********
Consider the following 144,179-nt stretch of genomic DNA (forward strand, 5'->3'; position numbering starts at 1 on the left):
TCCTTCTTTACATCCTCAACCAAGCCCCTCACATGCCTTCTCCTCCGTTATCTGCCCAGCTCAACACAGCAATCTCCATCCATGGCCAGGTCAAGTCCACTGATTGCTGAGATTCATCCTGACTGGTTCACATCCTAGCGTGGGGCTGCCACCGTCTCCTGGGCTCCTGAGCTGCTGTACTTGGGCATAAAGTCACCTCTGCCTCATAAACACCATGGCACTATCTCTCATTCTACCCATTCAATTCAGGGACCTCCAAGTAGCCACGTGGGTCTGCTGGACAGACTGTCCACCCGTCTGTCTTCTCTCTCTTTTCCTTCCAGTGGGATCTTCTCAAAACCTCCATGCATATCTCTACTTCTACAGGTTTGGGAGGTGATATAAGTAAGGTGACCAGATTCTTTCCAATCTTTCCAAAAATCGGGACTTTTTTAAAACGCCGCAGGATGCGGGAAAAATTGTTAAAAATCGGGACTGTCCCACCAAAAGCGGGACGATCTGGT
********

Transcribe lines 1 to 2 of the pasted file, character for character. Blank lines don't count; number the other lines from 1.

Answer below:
Consider the following 144,179-nt stretch of genomic DNA (forward strand, 5'->3'; position numbering starts at 1 on the left):
TCCTTCTTTACATCCTCAACCAAGCCCCTCACATGCCTTCTCCTCCGTTATCTGCCCAGCTCAACACAGCAATCTCCATCCATGGCCAGGTCAAGTCCACTGATTGCTGAGATTCATCCTGACTGGTTCACATCCTAGCGTGGGGCTGCCACCGTCTCCTGGGCTCCTGAGCTGCTGTACTTGGGCATAAAGTCACCTCTGCCTCATAAACACCATGGCACTATCTCTCATTCTACCCATTCAATTCAGGGACCTCCAAGTAGCCACGTGGGTCTGCTGGACAGACTGTCCACCCGTCTGTCTTCTCTCTCTTTTCCTTCCAGTGGGATCTTCTCAAAACCTCCATGCATATCTCTACTTCTACAGGTTTGGGAGGTGATATAAGTAAGGTGACCAGATTCTTTCCAATCTTTCCAAAAATCGGGACTTTTTTAAAACGCCGCAGGATGCGGGAAAAATTGTTAAAAATCGGGACTGTCCCACCAAAAGCGGGACGATCTGGT